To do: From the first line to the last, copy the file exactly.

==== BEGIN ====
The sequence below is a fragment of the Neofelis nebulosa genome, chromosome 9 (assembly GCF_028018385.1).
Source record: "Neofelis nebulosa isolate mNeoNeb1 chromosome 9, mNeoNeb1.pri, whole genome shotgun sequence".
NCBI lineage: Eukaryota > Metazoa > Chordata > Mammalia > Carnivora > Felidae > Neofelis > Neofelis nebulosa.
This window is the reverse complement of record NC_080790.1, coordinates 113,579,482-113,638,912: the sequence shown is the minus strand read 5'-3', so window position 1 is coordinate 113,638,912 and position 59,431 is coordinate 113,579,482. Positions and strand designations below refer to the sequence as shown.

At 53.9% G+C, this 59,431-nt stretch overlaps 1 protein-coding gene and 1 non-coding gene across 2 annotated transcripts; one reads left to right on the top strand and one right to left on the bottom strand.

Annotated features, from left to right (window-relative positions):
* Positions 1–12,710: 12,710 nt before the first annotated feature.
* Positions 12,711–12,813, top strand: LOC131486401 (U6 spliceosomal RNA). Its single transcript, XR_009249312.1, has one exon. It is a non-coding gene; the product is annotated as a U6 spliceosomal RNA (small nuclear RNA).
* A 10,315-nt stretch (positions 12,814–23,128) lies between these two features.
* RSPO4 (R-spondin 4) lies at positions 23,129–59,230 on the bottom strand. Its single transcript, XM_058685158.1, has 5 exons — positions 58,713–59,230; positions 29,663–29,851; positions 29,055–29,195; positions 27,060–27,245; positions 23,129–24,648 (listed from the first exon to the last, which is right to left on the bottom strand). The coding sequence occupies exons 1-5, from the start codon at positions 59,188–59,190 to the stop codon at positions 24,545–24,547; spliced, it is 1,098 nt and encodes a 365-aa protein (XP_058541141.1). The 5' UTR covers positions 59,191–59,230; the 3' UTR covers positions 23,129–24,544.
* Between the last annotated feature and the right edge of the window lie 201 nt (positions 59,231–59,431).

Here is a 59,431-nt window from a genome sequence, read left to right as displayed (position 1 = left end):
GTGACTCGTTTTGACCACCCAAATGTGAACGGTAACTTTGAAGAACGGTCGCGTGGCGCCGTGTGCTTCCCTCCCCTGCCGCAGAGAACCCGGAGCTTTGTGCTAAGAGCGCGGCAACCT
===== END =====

The sequence below is a fragment of the Neofelis nebulosa genome, chromosome 9 (assembly GCF_028018385.1).
Source record: "Neofelis nebulosa isolate mNeoNeb1 chromosome 9, mNeoNeb1.pri, whole genome shotgun sequence".
NCBI lineage: Eukaryota > Metazoa > Chordata > Mammalia > Carnivora > Felidae > Neofelis > Neofelis nebulosa.
This window is the reverse complement of record NC_080790.1, coordinates 113,579,482-113,638,912: the sequence shown is the minus strand read 5'-3', so window position 1 is coordinate 113,638,912 and position 59,431 is coordinate 113,579,482. Positions and strand designations below refer to the sequence as shown.

At 53.9% G+C, this 59,431-nt stretch overlaps 1 protein-coding gene and 1 non-coding gene across 2 annotated transcripts; one reads left to right on the top strand and one right to left on the bottom strand.

Annotated features, from left to right (window-relative positions):
* Positions 1–12,710: 12,710 nt before the first annotated feature.
* Positions 12,711–12,813, top strand: LOC131486401 (U6 spliceosomal RNA). Its single transcript, XR_009249312.1, has one exon. It is a non-coding gene; the product is annotated as a U6 spliceosomal RNA (small nuclear RNA).
* A 10,315-nt stretch (positions 12,814–23,128) lies between these two features.
* RSPO4 (R-spondin 4) lies at positions 23,129–59,230 on the bottom strand. Its single transcript, XM_058685158.1, has 5 exons — positions 58,713–59,230; positions 29,663–29,851; positions 29,055–29,195; positions 27,060–27,245; positions 23,129–24,648 (listed from the first exon to the last, which is right to left on the bottom strand). The coding sequence occupies exons 1-5, from the start codon at positions 59,188–59,190 to the stop codon at positions 24,545–24,547; spliced, it is 1,098 nt and encodes a 365-aa protein (XP_058541141.1). The 5' UTR covers positions 59,191–59,230; the 3' UTR covers positions 23,129–24,544.
* Between the last annotated feature and the right edge of the window lie 201 nt (positions 59,231–59,431).

Here is a 59,431-nt window from a genome sequence, read left to right as displayed (position 1 = left end):
GTGACTCGTTTTGACCACCCAAATGTGAACGGTAACTTTGAAGAACGGTCGCGTGGCGCCGTGTGCTTCCCTCCCCTGCCGCAGAGAACCCGGAGCTTTGTGCTAAGAGCGCGGCAACCT